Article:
It is no surprise that McBride by now is the consultant critic on a host of DVDs and repeatedly recognized, especially in Europe, as a top-notch biographer. It is no surprise either that he is my favorite; I wouldn't pretend to have a final insight into a director without having read his "last word" on that person. Somehow he sees his directors in the round, covering everything from their visuals to their politics, and he sees them in psychological depth. His portrait of Spielberg is no exception. He shows movingly how Spielberg used filmmaking to compensate for his feelings of exclusion and the abuse he suffered as a Jewish kid who spent much of his youth in largely gentile neighborhoods. Spielberg needed friendship and popularity, and making films was his way of getting them. It is no insult to say that Spielberg became a great popular artist--who, however, also went beyond this: McBride captures the gist, especially in this second edition, by comparing him with Charles Dickens. Chesterton wrote that Dickens felt as one with the common people and in his work poured out his feelings for them without condescension.
Today there is no doubt about Dickens but some still cast doubt upon Spielberg's artistic status. McBride charts Spielberg's progress from that of a director characterized by critics as little more than a polished entertainer to a filmmaker of stature: Spielberg's work has grappled with subjects from the Holocaust to slavery, civil liberties, and terrorism, and handled the themes with seriousness and maturity. Like Dickens, Spielberg is an artist with a burning passion for social justice. And McBride, interestingly enough, makes a case that Spielberg was always a serious artist, from such early professional works as "Amblin'," "Duel," and "The Sugarland Express" onward, and that he remains one of our most sophisticated, versatile, and gifted directors.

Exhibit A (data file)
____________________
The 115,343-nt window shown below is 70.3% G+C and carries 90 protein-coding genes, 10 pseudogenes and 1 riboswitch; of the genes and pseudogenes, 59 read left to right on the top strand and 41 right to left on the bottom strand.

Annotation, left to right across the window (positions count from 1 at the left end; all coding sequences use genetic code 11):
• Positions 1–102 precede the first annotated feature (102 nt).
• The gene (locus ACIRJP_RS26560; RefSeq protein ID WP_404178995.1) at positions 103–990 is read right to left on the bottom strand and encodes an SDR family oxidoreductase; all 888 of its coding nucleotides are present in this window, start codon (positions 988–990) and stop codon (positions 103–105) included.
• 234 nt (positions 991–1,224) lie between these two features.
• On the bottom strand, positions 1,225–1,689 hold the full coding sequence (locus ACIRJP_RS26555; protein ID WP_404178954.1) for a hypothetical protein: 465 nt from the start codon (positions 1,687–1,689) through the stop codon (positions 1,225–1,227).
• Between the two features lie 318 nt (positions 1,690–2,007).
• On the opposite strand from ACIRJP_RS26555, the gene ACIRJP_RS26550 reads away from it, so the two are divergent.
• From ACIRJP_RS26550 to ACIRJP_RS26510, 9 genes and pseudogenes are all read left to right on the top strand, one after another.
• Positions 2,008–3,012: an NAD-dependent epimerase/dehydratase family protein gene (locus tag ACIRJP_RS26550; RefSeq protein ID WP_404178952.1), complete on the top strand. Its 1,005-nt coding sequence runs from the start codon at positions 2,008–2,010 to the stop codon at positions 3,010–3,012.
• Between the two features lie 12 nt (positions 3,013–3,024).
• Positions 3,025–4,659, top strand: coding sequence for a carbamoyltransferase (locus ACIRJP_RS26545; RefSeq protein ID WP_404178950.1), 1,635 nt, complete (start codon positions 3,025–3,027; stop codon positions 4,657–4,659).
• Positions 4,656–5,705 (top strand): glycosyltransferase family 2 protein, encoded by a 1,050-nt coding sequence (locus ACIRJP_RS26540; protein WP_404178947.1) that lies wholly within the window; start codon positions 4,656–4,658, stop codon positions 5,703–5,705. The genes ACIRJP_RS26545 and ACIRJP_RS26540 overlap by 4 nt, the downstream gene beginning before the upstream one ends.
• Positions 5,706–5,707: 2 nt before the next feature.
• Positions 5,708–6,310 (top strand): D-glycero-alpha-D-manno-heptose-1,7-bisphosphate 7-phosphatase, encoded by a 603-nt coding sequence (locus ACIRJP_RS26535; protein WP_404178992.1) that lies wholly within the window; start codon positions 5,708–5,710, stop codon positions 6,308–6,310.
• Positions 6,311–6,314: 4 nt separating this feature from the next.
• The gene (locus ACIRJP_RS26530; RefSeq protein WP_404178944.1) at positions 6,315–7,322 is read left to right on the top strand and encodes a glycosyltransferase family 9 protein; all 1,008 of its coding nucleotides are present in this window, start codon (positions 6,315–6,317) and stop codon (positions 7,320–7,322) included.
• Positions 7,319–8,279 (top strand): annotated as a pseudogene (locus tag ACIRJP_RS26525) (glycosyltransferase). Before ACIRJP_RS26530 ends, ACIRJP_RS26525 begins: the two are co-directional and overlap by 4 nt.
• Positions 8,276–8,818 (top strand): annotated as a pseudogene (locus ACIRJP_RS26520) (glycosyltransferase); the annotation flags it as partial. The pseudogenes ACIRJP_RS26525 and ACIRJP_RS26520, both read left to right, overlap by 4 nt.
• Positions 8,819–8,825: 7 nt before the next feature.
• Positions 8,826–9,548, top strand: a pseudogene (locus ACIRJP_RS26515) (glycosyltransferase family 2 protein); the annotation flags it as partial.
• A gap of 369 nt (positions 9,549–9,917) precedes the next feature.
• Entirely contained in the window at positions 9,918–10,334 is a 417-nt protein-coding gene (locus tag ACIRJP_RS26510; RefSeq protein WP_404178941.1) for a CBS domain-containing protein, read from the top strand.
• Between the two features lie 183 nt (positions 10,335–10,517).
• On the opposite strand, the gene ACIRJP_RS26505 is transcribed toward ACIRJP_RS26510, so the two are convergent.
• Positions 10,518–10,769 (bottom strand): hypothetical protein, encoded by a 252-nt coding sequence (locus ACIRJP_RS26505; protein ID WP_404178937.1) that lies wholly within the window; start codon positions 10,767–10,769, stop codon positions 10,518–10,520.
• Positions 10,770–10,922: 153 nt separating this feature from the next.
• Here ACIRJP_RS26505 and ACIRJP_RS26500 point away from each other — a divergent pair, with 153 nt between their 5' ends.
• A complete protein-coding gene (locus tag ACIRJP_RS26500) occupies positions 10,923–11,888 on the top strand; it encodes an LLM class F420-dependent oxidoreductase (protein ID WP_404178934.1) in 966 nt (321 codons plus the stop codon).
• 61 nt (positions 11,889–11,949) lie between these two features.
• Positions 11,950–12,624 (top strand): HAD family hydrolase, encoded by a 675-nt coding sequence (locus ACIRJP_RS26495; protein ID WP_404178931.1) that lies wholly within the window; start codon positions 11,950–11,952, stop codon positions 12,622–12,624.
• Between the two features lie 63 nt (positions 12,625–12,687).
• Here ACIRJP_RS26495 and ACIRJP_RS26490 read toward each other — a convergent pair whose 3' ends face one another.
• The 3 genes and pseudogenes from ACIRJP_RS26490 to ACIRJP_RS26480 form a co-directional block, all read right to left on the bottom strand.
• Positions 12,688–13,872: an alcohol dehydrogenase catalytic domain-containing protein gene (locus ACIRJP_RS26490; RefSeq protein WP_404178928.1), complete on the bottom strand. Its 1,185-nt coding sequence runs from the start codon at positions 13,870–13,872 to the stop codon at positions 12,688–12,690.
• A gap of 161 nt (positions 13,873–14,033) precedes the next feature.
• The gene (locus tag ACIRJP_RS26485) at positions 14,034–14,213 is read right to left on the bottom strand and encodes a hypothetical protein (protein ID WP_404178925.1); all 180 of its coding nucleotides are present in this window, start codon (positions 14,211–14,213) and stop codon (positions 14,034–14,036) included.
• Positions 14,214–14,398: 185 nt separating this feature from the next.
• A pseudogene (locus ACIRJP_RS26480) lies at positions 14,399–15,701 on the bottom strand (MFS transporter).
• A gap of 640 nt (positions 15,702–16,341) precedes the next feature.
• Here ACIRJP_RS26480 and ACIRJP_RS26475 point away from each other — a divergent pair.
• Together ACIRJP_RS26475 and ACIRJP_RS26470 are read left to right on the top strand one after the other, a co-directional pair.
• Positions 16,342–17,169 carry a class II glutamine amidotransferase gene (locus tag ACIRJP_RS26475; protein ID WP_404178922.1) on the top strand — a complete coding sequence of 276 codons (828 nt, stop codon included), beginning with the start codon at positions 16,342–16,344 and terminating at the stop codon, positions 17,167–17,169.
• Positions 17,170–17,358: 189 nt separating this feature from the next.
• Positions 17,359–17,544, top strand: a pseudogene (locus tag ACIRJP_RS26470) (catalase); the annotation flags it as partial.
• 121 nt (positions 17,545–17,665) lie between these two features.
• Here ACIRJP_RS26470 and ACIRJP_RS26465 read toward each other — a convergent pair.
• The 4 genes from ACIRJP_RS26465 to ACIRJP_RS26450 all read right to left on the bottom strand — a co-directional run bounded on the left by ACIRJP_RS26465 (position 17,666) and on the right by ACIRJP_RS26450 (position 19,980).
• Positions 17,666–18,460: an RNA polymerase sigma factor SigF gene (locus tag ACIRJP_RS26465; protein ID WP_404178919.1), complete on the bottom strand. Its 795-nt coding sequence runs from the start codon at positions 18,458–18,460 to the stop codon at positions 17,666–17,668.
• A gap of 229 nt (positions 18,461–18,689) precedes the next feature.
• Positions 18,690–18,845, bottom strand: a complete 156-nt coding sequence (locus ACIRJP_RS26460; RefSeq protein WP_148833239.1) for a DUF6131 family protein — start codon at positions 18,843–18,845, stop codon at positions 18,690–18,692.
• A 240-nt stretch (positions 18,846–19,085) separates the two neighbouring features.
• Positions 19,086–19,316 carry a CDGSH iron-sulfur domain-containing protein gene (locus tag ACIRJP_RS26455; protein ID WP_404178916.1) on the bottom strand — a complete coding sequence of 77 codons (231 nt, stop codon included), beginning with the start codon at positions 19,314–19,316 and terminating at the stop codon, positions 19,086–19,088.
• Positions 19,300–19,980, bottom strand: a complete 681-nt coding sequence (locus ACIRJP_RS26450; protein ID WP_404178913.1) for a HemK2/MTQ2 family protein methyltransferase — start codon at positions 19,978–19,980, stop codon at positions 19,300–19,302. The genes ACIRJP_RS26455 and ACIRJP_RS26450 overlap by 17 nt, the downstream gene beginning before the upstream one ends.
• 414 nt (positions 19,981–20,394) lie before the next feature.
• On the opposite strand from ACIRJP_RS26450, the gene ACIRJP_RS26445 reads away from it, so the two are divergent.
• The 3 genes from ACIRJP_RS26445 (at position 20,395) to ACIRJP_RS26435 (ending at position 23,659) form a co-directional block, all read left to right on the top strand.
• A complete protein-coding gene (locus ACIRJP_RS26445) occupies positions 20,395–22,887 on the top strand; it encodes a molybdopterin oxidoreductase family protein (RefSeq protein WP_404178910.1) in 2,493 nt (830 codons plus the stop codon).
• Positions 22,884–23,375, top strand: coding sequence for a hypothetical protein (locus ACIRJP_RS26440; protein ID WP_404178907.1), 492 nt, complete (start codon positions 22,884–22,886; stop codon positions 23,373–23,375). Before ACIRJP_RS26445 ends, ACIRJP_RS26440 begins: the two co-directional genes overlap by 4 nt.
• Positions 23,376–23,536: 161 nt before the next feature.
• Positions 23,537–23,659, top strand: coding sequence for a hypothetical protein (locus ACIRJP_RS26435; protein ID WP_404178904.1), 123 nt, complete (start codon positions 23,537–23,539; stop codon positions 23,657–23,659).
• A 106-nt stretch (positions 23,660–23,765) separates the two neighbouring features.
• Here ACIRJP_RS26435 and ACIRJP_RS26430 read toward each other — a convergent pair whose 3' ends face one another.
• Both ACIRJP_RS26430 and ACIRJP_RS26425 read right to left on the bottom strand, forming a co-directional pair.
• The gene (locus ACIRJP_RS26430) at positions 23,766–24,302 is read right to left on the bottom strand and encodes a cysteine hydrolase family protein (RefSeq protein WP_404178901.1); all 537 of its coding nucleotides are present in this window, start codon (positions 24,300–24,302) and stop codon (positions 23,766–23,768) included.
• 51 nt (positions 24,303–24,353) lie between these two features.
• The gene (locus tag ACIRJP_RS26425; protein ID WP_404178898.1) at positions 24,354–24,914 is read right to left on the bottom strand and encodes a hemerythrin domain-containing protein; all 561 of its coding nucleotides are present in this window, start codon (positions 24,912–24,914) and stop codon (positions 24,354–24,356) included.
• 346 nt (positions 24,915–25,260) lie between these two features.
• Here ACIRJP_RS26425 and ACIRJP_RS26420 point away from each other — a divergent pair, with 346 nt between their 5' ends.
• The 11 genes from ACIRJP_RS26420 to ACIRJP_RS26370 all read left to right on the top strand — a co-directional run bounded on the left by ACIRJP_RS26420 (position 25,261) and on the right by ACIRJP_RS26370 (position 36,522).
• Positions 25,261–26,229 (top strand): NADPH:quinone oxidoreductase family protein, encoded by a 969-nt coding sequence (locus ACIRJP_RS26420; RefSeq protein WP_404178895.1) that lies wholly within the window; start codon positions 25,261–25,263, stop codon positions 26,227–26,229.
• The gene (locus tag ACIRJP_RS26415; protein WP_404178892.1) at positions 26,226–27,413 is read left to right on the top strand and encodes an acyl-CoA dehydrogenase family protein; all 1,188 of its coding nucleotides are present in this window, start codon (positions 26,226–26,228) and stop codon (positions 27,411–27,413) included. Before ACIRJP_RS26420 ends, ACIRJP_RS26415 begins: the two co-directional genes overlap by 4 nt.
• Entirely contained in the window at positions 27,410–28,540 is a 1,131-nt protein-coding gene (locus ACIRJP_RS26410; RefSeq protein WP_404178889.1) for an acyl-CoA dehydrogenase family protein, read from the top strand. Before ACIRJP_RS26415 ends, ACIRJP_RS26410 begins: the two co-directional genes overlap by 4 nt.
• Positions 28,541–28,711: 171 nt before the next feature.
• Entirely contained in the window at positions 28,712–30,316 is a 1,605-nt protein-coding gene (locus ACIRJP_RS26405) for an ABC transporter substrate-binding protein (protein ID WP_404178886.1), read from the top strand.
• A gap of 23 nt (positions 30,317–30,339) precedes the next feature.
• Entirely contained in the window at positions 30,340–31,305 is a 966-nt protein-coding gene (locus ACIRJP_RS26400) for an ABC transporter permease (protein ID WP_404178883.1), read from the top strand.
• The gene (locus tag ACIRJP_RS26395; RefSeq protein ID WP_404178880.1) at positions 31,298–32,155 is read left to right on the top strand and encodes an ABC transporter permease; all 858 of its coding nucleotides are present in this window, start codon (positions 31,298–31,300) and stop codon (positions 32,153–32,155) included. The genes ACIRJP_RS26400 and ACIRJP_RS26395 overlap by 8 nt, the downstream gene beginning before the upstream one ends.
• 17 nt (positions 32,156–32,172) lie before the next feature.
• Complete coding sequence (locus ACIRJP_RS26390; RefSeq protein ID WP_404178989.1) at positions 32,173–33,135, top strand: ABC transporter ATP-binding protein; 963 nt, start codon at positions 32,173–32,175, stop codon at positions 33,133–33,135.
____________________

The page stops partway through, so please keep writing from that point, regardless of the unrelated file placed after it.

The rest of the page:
The new material McBride adds to his original 1997 biography includes four chapters dealing with Spielberg's unusual dual career track in recent years as both a director and a mogul. Whatever one thinks of Spielberg's career as a producer and DreamWorks executive, McBride surprisingly argues, with some persuasiveness, that Spielberg's own work as a filmmaker has not as a result suffered, but rather the opposite. After all, Spielberg--who, by his own report, thrives on multitasking--has made some of his most challenging and artistically significant films since 1997, including "Amistad," "A.I. Artificial Intelligence," "Minority Report," and "Munich."
Again, I cannot recommend too highly McBride as a biographer and critic who is at the same time minutely diligent and panoramically imaginative, catching and able to catch all sides, including the ambiguous ones, of his beloved subject. This is the kind of biography you will want to read and it updates the Spielberg material to the present moment. McBride will give you good reason to consider that a director who is a highly successful popularizer may well at the same time be a cultural treasure.